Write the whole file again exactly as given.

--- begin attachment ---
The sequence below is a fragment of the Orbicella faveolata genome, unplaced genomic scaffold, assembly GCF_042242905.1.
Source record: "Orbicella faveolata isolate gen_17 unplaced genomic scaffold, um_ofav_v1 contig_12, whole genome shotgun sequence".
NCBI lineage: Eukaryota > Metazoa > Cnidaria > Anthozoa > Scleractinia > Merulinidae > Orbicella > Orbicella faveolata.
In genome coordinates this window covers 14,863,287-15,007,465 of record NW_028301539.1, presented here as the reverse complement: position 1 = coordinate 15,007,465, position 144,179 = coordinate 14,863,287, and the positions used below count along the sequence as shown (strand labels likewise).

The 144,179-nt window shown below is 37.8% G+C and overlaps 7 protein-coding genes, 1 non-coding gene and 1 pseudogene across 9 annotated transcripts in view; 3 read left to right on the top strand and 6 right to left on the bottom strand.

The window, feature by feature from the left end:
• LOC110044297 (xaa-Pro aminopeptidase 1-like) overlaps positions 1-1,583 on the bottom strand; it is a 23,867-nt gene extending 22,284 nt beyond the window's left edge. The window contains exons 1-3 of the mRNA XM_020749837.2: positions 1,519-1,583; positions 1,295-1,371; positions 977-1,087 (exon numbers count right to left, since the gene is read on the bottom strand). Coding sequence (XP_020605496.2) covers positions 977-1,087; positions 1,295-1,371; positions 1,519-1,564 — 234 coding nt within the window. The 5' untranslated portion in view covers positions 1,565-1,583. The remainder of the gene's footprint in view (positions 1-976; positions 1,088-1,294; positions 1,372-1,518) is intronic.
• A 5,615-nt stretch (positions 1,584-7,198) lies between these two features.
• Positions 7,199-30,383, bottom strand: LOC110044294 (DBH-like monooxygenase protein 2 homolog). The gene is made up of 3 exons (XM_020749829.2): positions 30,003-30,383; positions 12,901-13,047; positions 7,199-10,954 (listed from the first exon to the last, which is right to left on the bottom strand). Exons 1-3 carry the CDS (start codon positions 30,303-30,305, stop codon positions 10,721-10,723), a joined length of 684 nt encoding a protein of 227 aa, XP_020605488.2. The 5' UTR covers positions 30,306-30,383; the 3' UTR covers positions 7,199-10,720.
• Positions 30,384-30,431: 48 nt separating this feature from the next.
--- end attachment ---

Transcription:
The sequence below is a fragment of the Orbicella faveolata genome, unplaced genomic scaffold, assembly GCF_042242905.1.
Source record: "Orbicella faveolata isolate gen_17 unplaced genomic scaffold, um_ofav_v1 contig_12, whole genome shotgun sequence".
NCBI lineage: Eukaryota > Metazoa > Cnidaria > Anthozoa > Scleractinia > Merulinidae > Orbicella > Orbicella faveolata.
In genome coordinates this window covers 14,863,287-15,007,465 of record NW_028301539.1, presented here as the reverse complement: position 1 = coordinate 15,007,465, position 144,179 = coordinate 14,863,287, and the positions used below count along the sequence as shown (strand labels likewise).

The 144,179-nt window shown below is 37.8% G+C and overlaps 7 protein-coding genes, 1 non-coding gene and 1 pseudogene across 9 annotated transcripts in view; 3 read left to right on the top strand and 6 right to left on the bottom strand.

The window, feature by feature from the left end:
• LOC110044297 (xaa-Pro aminopeptidase 1-like) overlaps positions 1-1,583 on the bottom strand; it is a 23,867-nt gene extending 22,284 nt beyond the window's left edge. The window contains exons 1-3 of the mRNA XM_020749837.2: positions 1,519-1,583; positions 1,295-1,371; positions 977-1,087 (exon numbers count right to left, since the gene is read on the bottom strand). Coding sequence (XP_020605496.2) covers positions 977-1,087; positions 1,295-1,371; positions 1,519-1,564 — 234 coding nt within the window. The 5' untranslated portion in view covers positions 1,565-1,583. The remainder of the gene's footprint in view (positions 1-976; positions 1,088-1,294; positions 1,372-1,518) is intronic.
• A 5,615-nt stretch (positions 1,584-7,198) lies between these two features.
• Positions 7,199-30,383, bottom strand: LOC110044294 (DBH-like monooxygenase protein 2 homolog). The gene is made up of 3 exons (XM_020749829.2): positions 30,003-30,383; positions 12,901-13,047; positions 7,199-10,954 (listed from the first exon to the last, which is right to left on the bottom strand). Exons 1-3 carry the CDS (start codon positions 30,303-30,305, stop codon positions 10,721-10,723), a joined length of 684 nt encoding a protein of 227 aa, XP_020605488.2. The 5' UTR covers positions 30,306-30,383; the 3' UTR covers positions 7,199-10,720.
• Positions 30,384-30,431: 48 nt separating this feature from the next.